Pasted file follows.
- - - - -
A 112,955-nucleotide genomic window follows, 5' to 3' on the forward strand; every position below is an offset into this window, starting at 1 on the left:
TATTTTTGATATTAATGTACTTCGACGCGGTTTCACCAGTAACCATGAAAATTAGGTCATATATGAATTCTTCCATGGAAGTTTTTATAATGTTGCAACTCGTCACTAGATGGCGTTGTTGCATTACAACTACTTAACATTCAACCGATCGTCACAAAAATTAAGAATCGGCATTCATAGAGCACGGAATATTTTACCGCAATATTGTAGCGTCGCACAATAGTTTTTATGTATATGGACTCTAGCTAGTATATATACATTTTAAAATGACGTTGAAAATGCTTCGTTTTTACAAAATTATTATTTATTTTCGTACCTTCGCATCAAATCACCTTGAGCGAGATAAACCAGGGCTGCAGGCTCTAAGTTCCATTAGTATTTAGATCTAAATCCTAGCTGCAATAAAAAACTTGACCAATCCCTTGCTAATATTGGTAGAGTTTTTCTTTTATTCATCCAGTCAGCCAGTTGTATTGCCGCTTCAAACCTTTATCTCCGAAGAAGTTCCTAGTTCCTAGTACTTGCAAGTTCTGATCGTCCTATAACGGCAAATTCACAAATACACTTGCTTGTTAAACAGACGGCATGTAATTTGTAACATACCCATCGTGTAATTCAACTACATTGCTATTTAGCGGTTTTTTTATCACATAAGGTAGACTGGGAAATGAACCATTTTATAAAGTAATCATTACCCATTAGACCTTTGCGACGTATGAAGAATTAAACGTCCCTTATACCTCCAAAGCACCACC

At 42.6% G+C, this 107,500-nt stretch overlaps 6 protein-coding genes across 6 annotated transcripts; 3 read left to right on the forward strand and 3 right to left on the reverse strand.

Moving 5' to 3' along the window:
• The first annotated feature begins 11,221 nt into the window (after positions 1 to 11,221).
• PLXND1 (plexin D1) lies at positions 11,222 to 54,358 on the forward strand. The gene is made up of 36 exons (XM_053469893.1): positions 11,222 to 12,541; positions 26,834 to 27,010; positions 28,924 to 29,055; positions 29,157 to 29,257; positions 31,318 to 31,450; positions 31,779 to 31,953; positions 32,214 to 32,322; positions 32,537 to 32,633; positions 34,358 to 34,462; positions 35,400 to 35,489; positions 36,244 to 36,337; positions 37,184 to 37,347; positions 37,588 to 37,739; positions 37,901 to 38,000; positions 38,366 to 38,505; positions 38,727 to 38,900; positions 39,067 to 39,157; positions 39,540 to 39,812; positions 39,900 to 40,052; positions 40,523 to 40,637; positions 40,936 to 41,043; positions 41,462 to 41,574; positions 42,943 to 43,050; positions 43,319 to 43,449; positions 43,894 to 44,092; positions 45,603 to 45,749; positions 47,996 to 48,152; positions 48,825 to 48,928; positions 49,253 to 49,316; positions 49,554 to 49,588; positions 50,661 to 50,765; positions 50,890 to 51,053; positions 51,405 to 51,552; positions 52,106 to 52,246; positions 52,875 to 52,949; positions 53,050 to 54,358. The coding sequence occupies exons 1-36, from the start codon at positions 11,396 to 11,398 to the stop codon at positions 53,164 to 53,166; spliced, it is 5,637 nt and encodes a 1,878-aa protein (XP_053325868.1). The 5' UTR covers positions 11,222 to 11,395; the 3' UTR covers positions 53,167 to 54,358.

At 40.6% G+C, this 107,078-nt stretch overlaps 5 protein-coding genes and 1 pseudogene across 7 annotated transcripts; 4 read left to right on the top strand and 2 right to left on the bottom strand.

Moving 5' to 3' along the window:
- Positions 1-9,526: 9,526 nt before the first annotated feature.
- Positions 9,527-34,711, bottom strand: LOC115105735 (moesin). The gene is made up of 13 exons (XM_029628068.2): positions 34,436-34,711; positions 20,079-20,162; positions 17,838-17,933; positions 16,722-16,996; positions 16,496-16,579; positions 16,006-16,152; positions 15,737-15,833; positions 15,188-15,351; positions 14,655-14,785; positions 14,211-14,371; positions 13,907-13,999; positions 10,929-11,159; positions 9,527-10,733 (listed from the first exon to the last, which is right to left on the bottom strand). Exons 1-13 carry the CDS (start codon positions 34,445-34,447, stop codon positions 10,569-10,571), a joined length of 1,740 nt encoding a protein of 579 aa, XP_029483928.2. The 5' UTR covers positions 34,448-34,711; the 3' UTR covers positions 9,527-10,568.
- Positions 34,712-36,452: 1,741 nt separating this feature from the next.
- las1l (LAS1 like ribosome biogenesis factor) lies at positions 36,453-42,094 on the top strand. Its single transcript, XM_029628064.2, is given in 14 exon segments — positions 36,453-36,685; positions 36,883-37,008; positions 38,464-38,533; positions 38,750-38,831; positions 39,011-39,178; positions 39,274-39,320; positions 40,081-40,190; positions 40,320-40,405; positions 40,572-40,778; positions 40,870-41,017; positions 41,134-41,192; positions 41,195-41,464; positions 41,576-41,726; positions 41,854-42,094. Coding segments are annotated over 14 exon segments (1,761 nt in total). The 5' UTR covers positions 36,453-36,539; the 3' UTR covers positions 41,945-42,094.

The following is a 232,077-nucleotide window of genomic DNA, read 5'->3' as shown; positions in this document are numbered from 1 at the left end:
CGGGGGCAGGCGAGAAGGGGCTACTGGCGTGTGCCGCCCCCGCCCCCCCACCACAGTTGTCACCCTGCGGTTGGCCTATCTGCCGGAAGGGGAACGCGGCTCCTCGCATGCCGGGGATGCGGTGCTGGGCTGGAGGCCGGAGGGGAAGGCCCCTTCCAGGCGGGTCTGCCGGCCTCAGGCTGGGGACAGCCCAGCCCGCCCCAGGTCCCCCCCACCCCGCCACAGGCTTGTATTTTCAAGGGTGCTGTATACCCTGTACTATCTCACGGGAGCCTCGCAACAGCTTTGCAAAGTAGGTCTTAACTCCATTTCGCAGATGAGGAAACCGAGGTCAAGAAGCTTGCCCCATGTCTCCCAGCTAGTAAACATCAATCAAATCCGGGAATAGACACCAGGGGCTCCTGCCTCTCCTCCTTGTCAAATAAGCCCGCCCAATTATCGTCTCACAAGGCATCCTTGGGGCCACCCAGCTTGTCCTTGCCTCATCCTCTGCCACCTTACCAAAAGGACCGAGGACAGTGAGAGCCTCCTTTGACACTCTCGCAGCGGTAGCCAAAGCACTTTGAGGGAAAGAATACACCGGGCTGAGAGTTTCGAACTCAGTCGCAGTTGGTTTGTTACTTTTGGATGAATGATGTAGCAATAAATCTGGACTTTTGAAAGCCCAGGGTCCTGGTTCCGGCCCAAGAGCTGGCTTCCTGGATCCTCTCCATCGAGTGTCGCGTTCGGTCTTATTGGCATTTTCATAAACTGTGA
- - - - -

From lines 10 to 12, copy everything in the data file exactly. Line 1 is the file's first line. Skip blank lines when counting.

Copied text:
- Positions 9,527-34,711, bottom strand: LOC115105735 (moesin). The gene is made up of 13 exons (XM_029628068.2): positions 34,436-34,711; positions 20,079-20,162; positions 17,838-17,933; positions 16,722-16,996; positions 16,496-16,579; positions 16,006-16,152; positions 15,737-15,833; positions 15,188-15,351; positions 14,655-14,785; positions 14,211-14,371; positions 13,907-13,999; positions 10,929-11,159; positions 9,527-10,733 (listed from the first exon to the last, which is right to left on the bottom strand). Exons 1-13 carry the CDS (start codon positions 34,445-34,447, stop codon positions 10,569-10,571), a joined length of 1,740 nt encoding a protein of 579 aa, XP_029483928.2. The 5' UTR covers positions 34,448-34,711; the 3' UTR covers positions 9,527-10,568.
- Positions 34,712-36,452: 1,741 nt separating this feature from the next.
- las1l (LAS1 like ribosome biogenesis factor) lies at positions 36,453-42,094 on the top strand. Its single transcript, XM_029628064.2, is given in 14 exon segments — positions 36,453-36,685; positions 36,883-37,008; positions 38,464-38,533; positions 38,750-38,831; positions 39,011-39,178; positions 39,274-39,320; positions 40,081-40,190; positions 40,320-40,405; positions 40,572-40,778; positions 40,870-41,017; positions 41,134-41,192; positions 41,195-41,464; positions 41,576-41,726; positions 41,854-42,094. Coding segments are annotated over 14 exon segments (1,761 nt in total). The 5' UTR covers positions 36,453-36,539; the 3' UTR covers positions 41,945-42,094.